Amateur Prospector Finds 2.78-Carat Diamond in the Same Spot Where ‘Strawn-Wagner’ Was Discovered in 1990blog
Back in 1990, a Murfreesboro, Ark., resident named Shirley Strawn became an instant celebrity when she struck it rich at the nearby Crater of Diamonds State Park — the only diamond site in the world where amateur prospectors get to keep what they find.
Strawn discovered a 3.03-carat diamond in the East Drain section of the park’s 37 1/2-acre search area. Gemologists determined that the rough stone had so much potential as a faceted diamond that it was sent to New York, where famous diamond cutter Lazare Kaplan International worked its magic. The Arkansas-sourced rough gem was transformed into a world-class, 1.09-carat round brilliant-cut sparkler, and became the first diamond from the state park to earn a perfect grade of “Triple Zero” (Ideal cut/D color/Flawless) from the American Gem Society.
The find was so momentous that the State of Arkansas purchased the gem — now known as the “Strawn-Wagner” diamond — for $34,700 and made it the centerpiece of the park’s special exhibit. There’s even a prominent marker in the East Drain section of the park to show exactly where it was found.
Only a few weeks ago, a retiree named Wendell Fox was scanning the ground very close to the Strawn-Wagner marker when he, too, spotted a diamond on the surface. While Strawn’s gem was white and weighed 3.03 carats in its rough state, Fox’s gem weighed 2.78 carats and displayed a champagne brown color.
“I was 80 to 90 percent sure that it was a diamond when I saw it,” the 70-year-old Fox told park officials. About the size of an English pea, the oval diamond contains a few inclusions and demonstrates an unmistakable metallic shine.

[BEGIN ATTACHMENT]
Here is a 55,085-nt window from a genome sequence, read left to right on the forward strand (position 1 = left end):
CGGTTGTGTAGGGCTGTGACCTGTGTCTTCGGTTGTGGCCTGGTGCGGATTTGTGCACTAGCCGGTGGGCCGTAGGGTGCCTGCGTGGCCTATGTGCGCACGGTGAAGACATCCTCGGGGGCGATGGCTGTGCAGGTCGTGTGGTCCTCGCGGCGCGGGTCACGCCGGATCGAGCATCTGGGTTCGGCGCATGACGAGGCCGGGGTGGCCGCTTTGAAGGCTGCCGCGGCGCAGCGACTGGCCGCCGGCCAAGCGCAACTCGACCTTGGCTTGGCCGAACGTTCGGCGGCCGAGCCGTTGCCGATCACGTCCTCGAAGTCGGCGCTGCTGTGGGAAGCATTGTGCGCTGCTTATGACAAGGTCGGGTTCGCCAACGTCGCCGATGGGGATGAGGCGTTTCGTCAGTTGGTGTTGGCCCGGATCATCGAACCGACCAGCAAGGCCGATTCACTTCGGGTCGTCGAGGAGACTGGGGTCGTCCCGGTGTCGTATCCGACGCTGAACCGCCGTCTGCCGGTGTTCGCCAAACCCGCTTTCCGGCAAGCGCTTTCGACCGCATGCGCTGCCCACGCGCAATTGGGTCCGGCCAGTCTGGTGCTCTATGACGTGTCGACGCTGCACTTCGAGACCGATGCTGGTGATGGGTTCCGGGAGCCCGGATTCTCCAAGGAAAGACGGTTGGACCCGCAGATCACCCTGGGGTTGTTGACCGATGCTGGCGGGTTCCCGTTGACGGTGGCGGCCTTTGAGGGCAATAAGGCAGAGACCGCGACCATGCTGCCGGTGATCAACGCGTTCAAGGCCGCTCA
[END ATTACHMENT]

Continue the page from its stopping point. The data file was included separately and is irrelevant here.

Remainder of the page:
Park Interpreter Waymon Cox noted, “It’s no surprise that Mr. Fox found his diamond by surface searching. It has rained a lot at the park this spring and, so far, we have registered 11 diamonds that were found on top of the ground in May.”
Cox explained that diamonds lack static electricity so dirt doesn’t stick to them. When rainfall uncovers larger diamonds near the surface and the sun comes out, they sparkle and are often easier to see.
Although Fox and his wife, Jennifer, are now retired and living in Joliet, Mont., Fox spent his formative years in Arkansas and always dreamed of searching for diamonds at the park. His wish came true a few weeks ago when the couple visited for the first time.
Wendall and Jennifer have named their diamond “Way Out Yonder” to honor their home in Montana and plan to have the gem mounted in a piece of jewelry.
“All in all, it was a great experience,” said Wendell Fox. “Finding a diamond was just icing on the cake.”
So far this year, the Crater of Diamonds State Park has registered 209 diamonds weighing a total of 52.08 carats. Seven diamonds have weighed in at more than 1 carat each. In March, 14-year-old Kalel Langford of Centerton, Ark., made headlines when he secured a 7.44-carat brown gem that he named “Superman’s Diamond.” The largest diamond ever discovered in the United States was unearthed in Murfreesboro in 1924 during an early mining operation. Named the Uncle Sam, the white diamond with a pink cast weighed 40.23 carats.
Credits: Images courtesy of Arkansas Department of Parks and Tourism.